Are Millennials Really Growing Horns From Using Their Phones?

A paleoanthropologist warns readers to beware of stories that seem too weird to be real

John Hawks
Elemental
Published in
6 min readJun 24, 2019

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AA recent Washington Post headline has people up in arms: “Horns are growing on young people’s skulls. Phone use is to blame, research suggests.” As a professional paleoanthropologist, I’m here to throw some cold water on that claim. The research doesn’t back it up.

The story is about a well-known anatomical feature called the external occipital protuberance. This common trait can often be felt as a bump on the back of the skull, at the middle, just above where the neck muscles attach. Men have it more often than women, so much so that this is one of several traits that help forensic scientists establish whether a skeleton belonged to a male or female individual.

An example of an external occipital protuberance on a Bronze Age skull. Photo: John Hawks

What does this have to do with “horns”? Horns are made of keratin, the same stuff as fingernails. There actually are conditions called keratoses in which fibrous growths of keratin emerge from the skin, including on the face and head. But this story isn’t about horns at all. Instead, the story is about a much more common developmental occurrence: the growth of a small spur of bone from the external occipital protuberance (EOP). The idea is that kids are looking down at their cellphones, causing strain on the back of their skulls, which develop into a bone spur as a result. According to the story, upwards of 40% of young men may have such “extended” external occipital protuberances, a much higher proportion than found in men over 30.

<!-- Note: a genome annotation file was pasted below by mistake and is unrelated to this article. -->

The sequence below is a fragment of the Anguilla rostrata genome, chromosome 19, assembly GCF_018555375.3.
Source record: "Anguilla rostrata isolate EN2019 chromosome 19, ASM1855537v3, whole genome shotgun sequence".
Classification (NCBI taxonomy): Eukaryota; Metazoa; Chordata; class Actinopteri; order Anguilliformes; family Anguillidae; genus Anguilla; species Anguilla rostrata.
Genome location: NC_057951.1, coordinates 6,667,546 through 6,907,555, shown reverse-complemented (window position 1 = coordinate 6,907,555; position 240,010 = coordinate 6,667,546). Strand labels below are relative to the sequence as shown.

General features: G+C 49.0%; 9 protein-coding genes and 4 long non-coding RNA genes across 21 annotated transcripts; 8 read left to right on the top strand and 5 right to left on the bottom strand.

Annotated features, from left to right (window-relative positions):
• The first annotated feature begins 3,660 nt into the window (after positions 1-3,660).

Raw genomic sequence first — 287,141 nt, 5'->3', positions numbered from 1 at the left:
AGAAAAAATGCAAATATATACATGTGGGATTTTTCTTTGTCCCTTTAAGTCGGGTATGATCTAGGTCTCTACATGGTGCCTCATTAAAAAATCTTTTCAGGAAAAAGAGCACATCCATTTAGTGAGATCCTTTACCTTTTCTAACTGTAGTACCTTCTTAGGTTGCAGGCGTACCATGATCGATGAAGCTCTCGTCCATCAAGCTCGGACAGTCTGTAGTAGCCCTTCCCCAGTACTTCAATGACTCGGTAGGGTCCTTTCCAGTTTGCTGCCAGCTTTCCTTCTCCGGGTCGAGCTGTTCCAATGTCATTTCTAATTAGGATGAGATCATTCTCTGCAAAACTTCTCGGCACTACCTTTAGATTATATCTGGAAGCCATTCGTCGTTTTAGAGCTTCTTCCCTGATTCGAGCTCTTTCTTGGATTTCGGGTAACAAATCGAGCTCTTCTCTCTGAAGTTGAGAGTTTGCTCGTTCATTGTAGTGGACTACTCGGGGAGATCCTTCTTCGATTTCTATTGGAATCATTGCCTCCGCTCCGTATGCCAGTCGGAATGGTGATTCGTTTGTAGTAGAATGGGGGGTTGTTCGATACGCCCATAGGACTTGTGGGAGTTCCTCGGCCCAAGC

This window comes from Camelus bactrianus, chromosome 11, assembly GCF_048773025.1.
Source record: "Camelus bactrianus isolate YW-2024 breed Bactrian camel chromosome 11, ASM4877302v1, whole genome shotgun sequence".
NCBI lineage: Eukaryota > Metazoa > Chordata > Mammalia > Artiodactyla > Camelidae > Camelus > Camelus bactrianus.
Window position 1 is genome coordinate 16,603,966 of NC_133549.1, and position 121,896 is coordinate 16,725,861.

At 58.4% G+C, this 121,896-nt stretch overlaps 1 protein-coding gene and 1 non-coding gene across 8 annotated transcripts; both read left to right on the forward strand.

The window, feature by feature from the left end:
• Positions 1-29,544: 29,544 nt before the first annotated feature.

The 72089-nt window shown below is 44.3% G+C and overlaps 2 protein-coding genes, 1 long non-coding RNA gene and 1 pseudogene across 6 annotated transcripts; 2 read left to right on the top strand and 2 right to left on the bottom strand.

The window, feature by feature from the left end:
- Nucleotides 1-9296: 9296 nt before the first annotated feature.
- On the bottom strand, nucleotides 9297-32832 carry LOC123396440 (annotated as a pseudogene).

But the research doesn’t hold up.

Many features of the skull develop when adolescents are becoming sexually mature, and the external occipital protuberance is no exception. Such traits that differ between men and women are mostly correlated with the size and muscular development of the head. Bone is living tissue, and it gradually responds to the forces of muscles that attach to it. Bone also responds to hormones, and the relationships between hormones, exercise, and everyday activity are complicated.

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John Hawks
Elemental

Paleoanthropologist. I study human evolution and work to understand the fossil and genetic evidence of our hominin ancestors.